SteamWorld Dig Review

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So I was sitting around twiddling my thumbs waiting for more Google Stadia titles to come and wake me up and then, all at once, four titles from the Steamworld Dig series arrive on the Stadia store in one hit. This pleased me as I knew this series had a fantastic reputation on other platforms and I have played them in dribs and drabs, but to access games such as these on the Stadia opens up a whole world of opportunities as you can transfer from one device to another with ease. At the time of writing, Google Stadia is still in “early access” and you can only use the platform currently with a founders edition, premier edition or buddy pass; all of which are difficult to obtain unless you have invested your hard cash into the hardware itself which consists of the Stadia controller and a Chromecast Ultra, or you know of a friend who is willing to donate their pass to you for three months. Google, however, promise that Google Stadia will be accessible to all players at some stage in the coming future.

SteamWorld Dig is actually the second entry into the series following on from SteamWorld Tower Defense, which was a title that launched all the way back, a decade ago, in 2010 on the Nintendo DS. Now you’ll be surprised to hear that SteamWorld Dig is actually seven years old now, which was a big shock to me as I have played it on a variance of platforms and it still looks and performs impeccably. You start the game off as a mining robot in a small town with three other peculiar machines. If you have played games such as Boulder Dash back in the day or, more recently, Terraria you will know where I’m going with this review. SteamWorld Dig has aged brilliantly and still offers the same amount of pick up and play fun now as it did when it first launched.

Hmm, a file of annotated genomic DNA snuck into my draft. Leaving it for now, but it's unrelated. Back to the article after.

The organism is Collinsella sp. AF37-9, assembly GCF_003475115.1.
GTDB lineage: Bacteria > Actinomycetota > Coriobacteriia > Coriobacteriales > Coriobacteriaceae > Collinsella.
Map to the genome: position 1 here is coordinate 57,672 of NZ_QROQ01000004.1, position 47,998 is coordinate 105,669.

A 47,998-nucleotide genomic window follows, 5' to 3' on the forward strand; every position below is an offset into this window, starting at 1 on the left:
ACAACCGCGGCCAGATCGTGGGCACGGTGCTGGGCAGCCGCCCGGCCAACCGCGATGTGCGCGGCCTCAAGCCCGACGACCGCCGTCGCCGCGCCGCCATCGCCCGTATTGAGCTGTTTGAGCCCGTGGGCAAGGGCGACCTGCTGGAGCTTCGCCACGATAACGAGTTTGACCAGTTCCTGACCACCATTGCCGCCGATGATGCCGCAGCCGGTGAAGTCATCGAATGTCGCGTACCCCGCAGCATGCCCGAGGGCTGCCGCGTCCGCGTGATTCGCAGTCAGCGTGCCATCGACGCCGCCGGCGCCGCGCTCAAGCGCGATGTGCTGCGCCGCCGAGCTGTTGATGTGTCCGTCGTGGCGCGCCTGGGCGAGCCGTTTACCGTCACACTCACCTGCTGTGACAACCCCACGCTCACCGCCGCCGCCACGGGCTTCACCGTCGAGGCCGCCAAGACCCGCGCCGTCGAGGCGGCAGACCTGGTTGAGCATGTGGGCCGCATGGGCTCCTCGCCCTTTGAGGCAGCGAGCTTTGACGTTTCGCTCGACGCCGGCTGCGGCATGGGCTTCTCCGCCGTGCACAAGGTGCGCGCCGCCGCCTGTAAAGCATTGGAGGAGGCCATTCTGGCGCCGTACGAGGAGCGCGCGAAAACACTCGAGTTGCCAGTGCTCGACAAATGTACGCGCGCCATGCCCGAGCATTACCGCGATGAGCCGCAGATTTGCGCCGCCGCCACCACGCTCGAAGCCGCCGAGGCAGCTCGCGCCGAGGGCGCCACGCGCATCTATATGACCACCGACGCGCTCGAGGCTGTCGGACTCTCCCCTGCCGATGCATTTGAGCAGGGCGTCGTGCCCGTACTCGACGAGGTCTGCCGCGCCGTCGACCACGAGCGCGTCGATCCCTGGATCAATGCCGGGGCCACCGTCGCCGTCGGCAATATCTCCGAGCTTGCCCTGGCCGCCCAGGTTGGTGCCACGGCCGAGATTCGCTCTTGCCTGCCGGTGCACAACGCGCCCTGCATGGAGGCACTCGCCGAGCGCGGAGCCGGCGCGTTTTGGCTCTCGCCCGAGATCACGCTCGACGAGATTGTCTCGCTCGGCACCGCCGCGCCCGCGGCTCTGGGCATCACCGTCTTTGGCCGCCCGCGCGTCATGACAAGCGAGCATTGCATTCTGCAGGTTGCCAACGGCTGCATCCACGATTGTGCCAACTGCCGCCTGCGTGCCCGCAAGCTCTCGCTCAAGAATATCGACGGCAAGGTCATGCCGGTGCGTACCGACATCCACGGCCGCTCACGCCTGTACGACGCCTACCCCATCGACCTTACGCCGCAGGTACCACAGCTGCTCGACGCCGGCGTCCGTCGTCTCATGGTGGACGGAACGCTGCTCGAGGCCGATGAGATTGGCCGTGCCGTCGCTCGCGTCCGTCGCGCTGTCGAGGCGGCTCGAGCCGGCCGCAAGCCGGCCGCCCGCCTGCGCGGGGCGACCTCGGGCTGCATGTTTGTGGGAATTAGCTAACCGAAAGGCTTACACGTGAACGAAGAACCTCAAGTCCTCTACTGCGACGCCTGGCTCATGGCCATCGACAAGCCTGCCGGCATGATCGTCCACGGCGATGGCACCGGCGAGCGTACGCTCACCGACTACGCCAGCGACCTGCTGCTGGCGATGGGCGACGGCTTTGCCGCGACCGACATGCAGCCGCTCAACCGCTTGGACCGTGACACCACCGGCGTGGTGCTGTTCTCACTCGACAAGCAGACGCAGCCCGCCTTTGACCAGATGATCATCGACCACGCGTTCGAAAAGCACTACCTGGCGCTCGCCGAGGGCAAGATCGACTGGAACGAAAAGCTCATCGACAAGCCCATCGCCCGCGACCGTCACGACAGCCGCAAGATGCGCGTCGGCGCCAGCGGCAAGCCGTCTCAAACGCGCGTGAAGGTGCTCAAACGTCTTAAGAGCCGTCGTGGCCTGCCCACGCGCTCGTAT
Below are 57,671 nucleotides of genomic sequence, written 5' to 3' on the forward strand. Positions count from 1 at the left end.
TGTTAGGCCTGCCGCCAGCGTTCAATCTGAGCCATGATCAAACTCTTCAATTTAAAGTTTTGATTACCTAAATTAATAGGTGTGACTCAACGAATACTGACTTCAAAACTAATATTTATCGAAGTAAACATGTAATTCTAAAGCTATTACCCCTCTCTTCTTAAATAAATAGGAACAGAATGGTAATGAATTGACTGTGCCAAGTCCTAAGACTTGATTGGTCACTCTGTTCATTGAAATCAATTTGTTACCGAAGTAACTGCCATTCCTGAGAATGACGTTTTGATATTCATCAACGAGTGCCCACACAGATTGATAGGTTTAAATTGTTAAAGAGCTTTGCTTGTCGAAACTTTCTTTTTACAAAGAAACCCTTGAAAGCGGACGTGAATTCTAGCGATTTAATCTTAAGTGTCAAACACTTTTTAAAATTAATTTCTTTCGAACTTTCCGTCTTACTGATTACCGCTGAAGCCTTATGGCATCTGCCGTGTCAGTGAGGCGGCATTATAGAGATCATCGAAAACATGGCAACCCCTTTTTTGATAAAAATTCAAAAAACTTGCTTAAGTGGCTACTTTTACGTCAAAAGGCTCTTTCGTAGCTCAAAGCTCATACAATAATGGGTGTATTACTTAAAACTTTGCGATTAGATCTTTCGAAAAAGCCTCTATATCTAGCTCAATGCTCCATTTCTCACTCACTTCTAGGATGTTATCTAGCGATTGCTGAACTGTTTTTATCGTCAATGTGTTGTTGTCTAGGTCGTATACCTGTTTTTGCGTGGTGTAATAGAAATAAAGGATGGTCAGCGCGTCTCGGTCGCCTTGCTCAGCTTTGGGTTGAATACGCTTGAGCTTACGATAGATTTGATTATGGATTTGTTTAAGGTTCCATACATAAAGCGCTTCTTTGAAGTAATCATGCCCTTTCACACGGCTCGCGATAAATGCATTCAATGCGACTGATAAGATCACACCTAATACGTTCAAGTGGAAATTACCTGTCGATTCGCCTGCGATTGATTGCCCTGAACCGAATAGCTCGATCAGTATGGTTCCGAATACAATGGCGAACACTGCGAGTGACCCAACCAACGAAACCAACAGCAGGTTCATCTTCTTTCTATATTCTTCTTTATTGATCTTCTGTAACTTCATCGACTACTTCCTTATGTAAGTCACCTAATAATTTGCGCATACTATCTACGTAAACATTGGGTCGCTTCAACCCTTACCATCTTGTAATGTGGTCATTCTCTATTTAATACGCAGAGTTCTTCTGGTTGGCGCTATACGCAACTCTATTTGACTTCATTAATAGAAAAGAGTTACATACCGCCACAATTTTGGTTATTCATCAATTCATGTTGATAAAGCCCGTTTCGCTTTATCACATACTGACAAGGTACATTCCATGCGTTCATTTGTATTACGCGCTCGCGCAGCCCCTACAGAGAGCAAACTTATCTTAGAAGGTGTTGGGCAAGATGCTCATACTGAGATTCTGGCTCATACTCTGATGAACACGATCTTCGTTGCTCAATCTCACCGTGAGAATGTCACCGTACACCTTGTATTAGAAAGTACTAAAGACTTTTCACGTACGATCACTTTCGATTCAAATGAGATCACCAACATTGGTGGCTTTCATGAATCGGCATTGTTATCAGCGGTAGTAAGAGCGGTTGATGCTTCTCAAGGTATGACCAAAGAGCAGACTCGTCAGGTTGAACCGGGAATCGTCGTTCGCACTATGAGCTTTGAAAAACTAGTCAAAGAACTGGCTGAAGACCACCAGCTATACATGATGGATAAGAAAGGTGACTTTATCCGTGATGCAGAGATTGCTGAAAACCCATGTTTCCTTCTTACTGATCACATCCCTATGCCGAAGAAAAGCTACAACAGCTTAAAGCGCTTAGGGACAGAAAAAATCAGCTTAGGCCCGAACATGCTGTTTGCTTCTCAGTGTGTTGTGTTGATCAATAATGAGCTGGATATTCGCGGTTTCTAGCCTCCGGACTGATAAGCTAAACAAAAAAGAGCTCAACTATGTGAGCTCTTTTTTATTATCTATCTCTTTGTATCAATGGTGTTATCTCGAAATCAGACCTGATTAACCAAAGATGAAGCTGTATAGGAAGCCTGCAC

As you start the experience off you will have conversations with the people in your town and you will set off with your trusty pickaxe and dig down into the depths of the world. Here you will mine as much ore as you can handle whilst negotiating the earth so that boulders don’t crush you. The addictive nature of this is the fact that everything you gather underground can be used when you resurface to purchase new items or make your current loadout strengthen. You’ll either find yourself making short trips down and making yourself a memorable maze to weave back through or like myself you can get carried away and keep digging and exploring what is underneath your feet. This isn’t a bad thing though as its an endless rewarding cycle.

As for the currency you earn you’ll be able to invest in making your pickaxe stronger to mine for longer and lanterns that will be able to illuminate your surroundings so that you’re not wandering aimlessly in darkness. Prepare yourself for a temporary grind at first as you are essentially mining and looting in order to build experience in your character. Personally I gained real enjoyment from this knowing that it was my decision where to mine, what to mine, how long to spend underground and when to resurface, the world is at your hands. Be cautious and concise though as whatever you pick away at will disappear and will not respawn, so if you mine a piece of land its gone forever. Your mindset will have to focus on what to purchase and where to go at times as you will have to be mindful of the obstacles in your way.